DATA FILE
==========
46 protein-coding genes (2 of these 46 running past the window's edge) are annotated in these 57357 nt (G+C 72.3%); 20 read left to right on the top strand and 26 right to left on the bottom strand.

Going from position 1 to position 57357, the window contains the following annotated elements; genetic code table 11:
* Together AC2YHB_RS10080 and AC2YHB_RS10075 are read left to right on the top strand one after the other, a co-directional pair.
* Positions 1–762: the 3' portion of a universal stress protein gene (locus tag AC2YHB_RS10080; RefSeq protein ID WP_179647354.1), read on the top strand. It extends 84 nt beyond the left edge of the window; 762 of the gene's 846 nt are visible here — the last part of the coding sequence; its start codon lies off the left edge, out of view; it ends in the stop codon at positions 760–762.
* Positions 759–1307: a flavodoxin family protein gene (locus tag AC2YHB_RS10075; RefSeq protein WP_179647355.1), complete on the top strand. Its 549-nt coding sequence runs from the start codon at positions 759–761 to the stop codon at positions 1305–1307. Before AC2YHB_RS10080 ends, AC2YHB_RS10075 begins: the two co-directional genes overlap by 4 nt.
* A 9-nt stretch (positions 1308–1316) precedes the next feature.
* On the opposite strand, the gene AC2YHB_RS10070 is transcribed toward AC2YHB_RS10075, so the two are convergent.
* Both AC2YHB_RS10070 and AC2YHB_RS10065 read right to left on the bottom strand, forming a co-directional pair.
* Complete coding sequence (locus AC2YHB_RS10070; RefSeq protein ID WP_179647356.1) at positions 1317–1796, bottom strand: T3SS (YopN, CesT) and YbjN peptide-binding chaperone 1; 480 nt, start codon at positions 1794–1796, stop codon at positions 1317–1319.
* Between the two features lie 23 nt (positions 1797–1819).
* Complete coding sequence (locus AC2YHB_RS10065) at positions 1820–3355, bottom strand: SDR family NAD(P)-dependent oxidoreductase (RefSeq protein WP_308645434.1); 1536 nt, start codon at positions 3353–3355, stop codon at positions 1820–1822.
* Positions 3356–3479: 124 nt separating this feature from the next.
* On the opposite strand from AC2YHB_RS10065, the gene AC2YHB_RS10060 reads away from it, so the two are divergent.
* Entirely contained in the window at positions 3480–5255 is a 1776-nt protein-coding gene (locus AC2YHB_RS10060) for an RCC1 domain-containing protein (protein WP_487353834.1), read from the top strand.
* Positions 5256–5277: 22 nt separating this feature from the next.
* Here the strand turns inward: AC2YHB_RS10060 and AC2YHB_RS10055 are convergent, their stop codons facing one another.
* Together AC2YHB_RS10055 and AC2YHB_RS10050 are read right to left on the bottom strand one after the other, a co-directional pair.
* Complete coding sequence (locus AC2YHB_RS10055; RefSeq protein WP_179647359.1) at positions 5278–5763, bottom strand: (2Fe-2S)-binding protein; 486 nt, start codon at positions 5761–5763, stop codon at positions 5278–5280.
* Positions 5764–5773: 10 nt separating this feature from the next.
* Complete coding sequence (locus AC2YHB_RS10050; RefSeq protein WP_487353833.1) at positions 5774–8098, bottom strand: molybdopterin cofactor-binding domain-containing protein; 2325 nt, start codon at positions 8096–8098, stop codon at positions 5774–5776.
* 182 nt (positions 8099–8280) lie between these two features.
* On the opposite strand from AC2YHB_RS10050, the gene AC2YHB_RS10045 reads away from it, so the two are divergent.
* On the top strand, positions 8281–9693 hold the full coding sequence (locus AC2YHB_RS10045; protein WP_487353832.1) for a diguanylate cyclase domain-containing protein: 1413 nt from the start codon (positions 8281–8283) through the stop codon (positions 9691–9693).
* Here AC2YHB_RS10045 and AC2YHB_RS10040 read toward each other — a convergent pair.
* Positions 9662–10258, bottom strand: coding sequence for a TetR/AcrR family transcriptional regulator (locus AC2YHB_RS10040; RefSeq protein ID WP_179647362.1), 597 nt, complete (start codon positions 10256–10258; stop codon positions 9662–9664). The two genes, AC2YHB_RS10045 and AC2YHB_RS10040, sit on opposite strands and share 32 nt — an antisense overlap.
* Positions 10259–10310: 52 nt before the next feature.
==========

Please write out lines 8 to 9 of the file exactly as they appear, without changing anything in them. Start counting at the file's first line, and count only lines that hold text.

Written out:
* Both AC2YHB_RS10070 and AC2YHB_RS10065 read right to left on the bottom strand, forming a co-directional pair.
* Complete coding sequence (locus AC2YHB_RS10070; RefSeq protein ID WP_179647356.1) at positions 1317–1796, bottom strand: T3SS (YopN, CesT) and YbjN peptide-binding chaperone 1; 480 nt, start codon at positions 1794–1796, stop codon at positions 1317–1319.